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Stories of Service: The American Dream

  • Published
  • By 2nd Lt. Leyinzca Bihlajama
  • 72nd Air Base Wing Public Affairs

There are many reasons why an individual chooses to join the military, for Airman 1st Class Faith Sparks, Defender with the 72nd Security Forces Squadron, enlisting in the Air Force is a symbol of gratitude and an expression of the liberties and opportunities afforded to her in the U.S.

In 2004 at the age of 13 Sparks immigrated to the U.S. from Zimbabwe seeking political asylum. Growing up Sparks and her brothers were exposed to a lot of brutal acts performed by youth militias.

“If you were found to have the opposing [political] party’s cards, they would beat up the head of the household,” tells Sparks. “My parents would tell me to hide in the bushes if I spotted them on way home from school.”

As her adolescent years approached Sparks and her family feared for her safety as a young woman.

“I would hear stories of teenage girls disappearing in my area. The youth militia would take them and do whatever they pleased with them,” recalls Sparks. “My father, in trying to protect me, would pay them with money or food to leave us alone. He would promise me that they would not return, but they always did.”

Fortunately, Sparks had a family friend living in the U.S. and was able to move here on a student visa. Moving to a foreign country alone as a child was very challenging for Sparks, who described it as painful. Although she yearned to return to her family, Sparks remained in the U.S. knowing she would be able to safely finish her studies here.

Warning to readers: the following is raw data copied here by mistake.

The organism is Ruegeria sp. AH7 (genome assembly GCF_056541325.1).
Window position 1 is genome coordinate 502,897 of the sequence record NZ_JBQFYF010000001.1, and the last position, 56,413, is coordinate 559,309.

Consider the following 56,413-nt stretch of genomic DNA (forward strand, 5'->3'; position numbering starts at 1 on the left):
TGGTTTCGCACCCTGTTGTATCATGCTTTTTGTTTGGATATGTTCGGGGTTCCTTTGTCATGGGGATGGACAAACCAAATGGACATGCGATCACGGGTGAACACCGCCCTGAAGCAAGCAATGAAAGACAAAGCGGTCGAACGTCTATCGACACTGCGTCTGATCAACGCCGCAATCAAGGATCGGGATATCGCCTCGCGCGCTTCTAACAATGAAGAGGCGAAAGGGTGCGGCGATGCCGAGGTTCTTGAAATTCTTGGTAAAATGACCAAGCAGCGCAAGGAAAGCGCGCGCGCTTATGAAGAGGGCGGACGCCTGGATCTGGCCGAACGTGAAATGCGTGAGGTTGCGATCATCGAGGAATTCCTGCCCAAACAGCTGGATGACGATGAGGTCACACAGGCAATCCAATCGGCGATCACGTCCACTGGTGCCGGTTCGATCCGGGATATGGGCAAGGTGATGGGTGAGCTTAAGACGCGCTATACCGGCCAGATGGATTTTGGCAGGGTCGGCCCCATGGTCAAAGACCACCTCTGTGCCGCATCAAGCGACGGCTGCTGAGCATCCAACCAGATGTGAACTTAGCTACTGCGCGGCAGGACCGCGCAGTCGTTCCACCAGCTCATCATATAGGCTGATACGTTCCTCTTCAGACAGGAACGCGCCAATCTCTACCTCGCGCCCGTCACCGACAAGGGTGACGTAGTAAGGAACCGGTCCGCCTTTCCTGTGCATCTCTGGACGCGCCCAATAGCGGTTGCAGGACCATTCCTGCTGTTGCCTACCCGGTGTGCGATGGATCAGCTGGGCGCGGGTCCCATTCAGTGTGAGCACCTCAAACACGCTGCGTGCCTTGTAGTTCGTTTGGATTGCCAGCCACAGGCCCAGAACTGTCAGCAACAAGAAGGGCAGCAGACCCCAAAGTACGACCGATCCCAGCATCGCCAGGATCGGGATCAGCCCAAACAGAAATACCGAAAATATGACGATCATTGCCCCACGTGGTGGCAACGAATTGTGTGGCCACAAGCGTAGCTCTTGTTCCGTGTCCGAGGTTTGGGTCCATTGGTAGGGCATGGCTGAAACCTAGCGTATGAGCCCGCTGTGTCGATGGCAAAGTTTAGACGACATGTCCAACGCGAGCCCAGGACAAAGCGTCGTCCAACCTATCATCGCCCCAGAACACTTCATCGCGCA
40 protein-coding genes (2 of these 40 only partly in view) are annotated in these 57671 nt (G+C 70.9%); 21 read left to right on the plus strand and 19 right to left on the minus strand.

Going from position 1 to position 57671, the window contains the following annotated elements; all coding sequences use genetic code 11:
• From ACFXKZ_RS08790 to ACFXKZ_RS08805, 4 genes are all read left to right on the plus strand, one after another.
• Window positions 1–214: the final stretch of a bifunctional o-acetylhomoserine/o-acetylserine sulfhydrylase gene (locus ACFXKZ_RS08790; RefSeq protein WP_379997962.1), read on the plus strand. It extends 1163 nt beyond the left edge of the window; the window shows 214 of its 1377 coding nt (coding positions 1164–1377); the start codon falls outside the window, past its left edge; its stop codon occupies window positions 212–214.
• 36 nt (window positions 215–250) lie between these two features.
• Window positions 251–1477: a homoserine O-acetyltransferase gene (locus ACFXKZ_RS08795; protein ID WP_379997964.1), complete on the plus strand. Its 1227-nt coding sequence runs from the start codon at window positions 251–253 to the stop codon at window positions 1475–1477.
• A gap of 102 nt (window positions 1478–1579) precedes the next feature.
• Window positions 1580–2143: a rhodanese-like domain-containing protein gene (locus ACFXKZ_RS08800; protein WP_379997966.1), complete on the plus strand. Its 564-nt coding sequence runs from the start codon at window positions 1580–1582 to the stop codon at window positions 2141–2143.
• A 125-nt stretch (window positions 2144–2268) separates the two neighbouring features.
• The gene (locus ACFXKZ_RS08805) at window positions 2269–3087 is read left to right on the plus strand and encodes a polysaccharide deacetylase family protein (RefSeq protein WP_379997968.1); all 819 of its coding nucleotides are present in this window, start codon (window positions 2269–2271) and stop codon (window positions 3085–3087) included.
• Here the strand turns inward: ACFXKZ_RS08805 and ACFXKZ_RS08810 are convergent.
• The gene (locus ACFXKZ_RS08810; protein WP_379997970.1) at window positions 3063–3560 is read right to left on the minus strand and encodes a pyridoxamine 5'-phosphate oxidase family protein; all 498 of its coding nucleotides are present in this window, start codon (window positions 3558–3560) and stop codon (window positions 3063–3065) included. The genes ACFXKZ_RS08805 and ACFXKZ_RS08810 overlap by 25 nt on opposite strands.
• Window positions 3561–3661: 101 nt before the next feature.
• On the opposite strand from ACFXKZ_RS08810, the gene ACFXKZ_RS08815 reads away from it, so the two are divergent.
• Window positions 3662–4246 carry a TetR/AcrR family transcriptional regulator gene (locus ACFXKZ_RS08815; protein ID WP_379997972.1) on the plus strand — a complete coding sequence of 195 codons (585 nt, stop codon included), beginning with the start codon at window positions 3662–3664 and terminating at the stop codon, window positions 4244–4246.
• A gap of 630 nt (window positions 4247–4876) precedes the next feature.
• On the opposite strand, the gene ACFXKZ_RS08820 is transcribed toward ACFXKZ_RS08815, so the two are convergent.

In 2016, 12 years after immigrating, Sparks became a U.S. citizen.

“I will never forget the swearing in ceremony,” says sparks. “That day was one of the proudest moments of my life. It felt surreal. That day, America became part of me.”

Upon receiving her citizenship, Sparks was able to safely travel to Zimbabwe to visit her family. Leaving her home at the age of 13 it was dreamlike to be reunited 13 years later. Sparks describes her trip back home as “monumentally significant,” but not for the reasons one may think.

After being exposed to the American culture where women are free to have a voice and be independent, returning home was eye-opening to Sparks. The cultural differences that were once the norm to her as a child, were evidently oppressive now.

“I feel thankful, now knowing what my life could have been if I stayed there,” said Sparks. “I would be almost like somebody’s property; that’s a wife. Here, I have a say in things that are important to my family. I’m raising my son with my husband right now and I feel heard.”

To Sparks moving to the U.S. and becoming a citizen not only granted safety, but growth as an individual and allowed her to break out of the repressive cycle. With her voice and persistence, Sparks was able to help her mother also break away from the cycle.

“I told mother you have to divorce him (father) and focus on you; you have to make a life on your own,” said Sparks. “To my surprise she was strong and now she (her mother) is running a small business. It’s huge for me to see my family changing in this way.”

The trip back to Zimbabwe provided Sparks with a lot of insight on what life as a female would have looked like for her if she would have stayed in her native country. Thankful for a nation that made her feel safe and provides endless possibilities, Sparks felt an urge to give back and decided to join the Air Force.

“This country helped me become the person I am today and gave me a beautiful family or my own. It gave my son and me a brighter future in a country where you can be anything if you work hard enough.”